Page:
South Korean equities rose slightly amid growing political uncertainty after President Park Geun-hye's impeachment ruling.
The benchmark Kospi gained 0.3 percent or 6.3 points to close at 2,097.35 after the Constitutional Court upheld a parliament vote made late last year to impeach Park. She will now leave the office immediately and snap elections must be held within 60 days for her replacement.
Large crowds of supporters and critics of Park gathered in downtown Seoul in rowdy and intense sloganeering, with thousands waving the national flag and clamoring on top of buses. The police stepped up security in the central areas and mobilized more than 20,000 officers to stand guard.
This decision will drive South Korea "into near-term political uncertainty and the likely further escalation of economic risks facing South Korea," said Rajiv Biswas, Asia Pacific chief economist at IHS Markit, in a Friday note.
Biswas added that the country is "entering a political vacuum at a time when tensions with North Korea have escalated to crisis point" and when relations with China are tense.
South Korean companies doing business in China have faced pressure, including boycotts and cyber-attacks, over the U.S.-deployed anti-missile defense system which Beijing views as a threat. The trade relationship is an important one for South Korea, whose exports to China account for 25.1 percent of total South Korean exports, according to data from IHS Markit.
Meanwhile, the won opened weaker in onshore trade at 1,161 per dollar versus 1,158.1 at the previous close. At 2:45 pm HK/SIN, the won was stronger against the dollar, at 1,156.33.
The was down 0.13 percent or 4.3 points at 3,212.42 and the Shenzhen composite gained 2,013.31 percent or 4 points to end at 2,013.64. Hong Kong's was down 0.27 percent by the afternoon.
China's Fosun Pharmaceuticals is holding early-stage talks with buyout funds including CVC about a potential joint bid for German generic drugmaker Stada, Reuters reported. Fosun Pharma shares were up 1.18 percent.
Japanese benchmark closed sharply higher, up 1.48 percent or 286 points at 19,604.61 as the yen weakened against the greenback.
Toshiba shares plunged 4 percent during early trade before sliding up 1.71 percent. The volatility was likely over concerns that Toshiba's U.S. subsidiary hired bankruptcy attorneys to consider Chapter 11 filing as an option to help with a multi-billion dollar write-down.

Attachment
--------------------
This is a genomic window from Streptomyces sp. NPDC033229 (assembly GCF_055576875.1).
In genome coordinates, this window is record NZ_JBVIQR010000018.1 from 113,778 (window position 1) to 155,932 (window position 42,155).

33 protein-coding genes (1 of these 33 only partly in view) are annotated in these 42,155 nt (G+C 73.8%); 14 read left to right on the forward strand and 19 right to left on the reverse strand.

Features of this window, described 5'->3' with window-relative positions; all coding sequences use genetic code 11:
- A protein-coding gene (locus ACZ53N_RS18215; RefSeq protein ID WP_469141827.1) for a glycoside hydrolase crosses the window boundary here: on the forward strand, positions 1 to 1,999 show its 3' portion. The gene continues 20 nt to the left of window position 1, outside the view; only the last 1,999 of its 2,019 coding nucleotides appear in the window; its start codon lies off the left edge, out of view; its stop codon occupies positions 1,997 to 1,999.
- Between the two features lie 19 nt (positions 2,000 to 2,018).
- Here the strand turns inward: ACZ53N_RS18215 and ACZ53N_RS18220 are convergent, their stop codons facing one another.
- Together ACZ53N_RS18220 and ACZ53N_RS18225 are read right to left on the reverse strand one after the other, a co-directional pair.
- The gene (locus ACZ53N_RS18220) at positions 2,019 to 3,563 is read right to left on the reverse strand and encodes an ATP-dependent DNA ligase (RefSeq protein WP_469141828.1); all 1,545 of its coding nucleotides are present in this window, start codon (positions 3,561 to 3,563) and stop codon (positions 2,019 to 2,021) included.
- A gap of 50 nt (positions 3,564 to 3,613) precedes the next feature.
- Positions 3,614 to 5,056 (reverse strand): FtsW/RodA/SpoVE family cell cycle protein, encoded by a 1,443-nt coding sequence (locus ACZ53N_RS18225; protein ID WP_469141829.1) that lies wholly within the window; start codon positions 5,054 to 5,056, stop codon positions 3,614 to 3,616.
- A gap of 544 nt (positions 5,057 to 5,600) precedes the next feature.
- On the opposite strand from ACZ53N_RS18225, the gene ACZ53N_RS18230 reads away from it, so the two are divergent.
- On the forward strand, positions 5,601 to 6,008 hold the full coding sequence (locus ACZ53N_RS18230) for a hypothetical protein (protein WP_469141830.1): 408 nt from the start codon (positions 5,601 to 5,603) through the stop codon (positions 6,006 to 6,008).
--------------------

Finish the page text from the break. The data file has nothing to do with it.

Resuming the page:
Australia's ASX 200 finished in positive territory, up 0.6 percent or 34.4 points at 5,811.2.
Another focus for traders is the U.S. nonfarm payrolls, which is due later in the day. The payrolls are a key indicator which will provide hints as to whether the Federal Reserve will raise rates at its meeting next week.
"This is the last piece of puzzle when it comes to the US interest rate hike which the Fed is going to make. So far the Fed has adopted a very hawkish tone when it comes to the interest rate hike," said Naeem Aslam, chief market analyst from ThinkMarkets in a Friday note.
Nonfarm payrolls in February are expected to have gained 190,000 jobs after shooting up 227,000 in January, according to a Reuters poll of economists.
Over in the U.S., the was nearly flat at 20,858.19, while the S&P 500 was up 0.08 percent at 2,364.87 and the composite was also nearly flat at 5,838.81.
Yesterday the European Central Bank (ECB) kept its benchmark interest rate unchanged and said it would keep its massive asset-buying program.
The ECB removed a reference to using all available measures to induce growth and inflation "because the sense of urgency is not there," ECB President Mario Draghi said.
The comment from suggested that rates are unlikely to fall and might start rising, as inflation trends higher in Europe, said Michael McCarthy, chief market strategist at CMC Markets, in a Friday note.
The euro surged after his comments, above the $1.06 level before slipping to $1.0592 at 2:45 pm HK/SIN.
In the broader FX market, the dollar traded at 101.92 against a basket of currencies, slipping below the 102 handle it was at in the morning. Against the greenback, the yen was weaker at 115.42 while the Australian dollar was under pressure at $0.7521.
Oil prices plunged to its lowest on Thursday U.S. time since the Organization of Petroleum Exporting Countries (OPEC) deal on Nov. 30.
Saudi officials held closed-door meetings with five major U.S. producers and warned executives that OPEC would not be extending output curbs to offset rising production from U.S. shale fields, Reuters reported.
U.S. crude inventory had jumped last by week by 8.2 million barrels, which was four times more than estimates from a Reuters poll.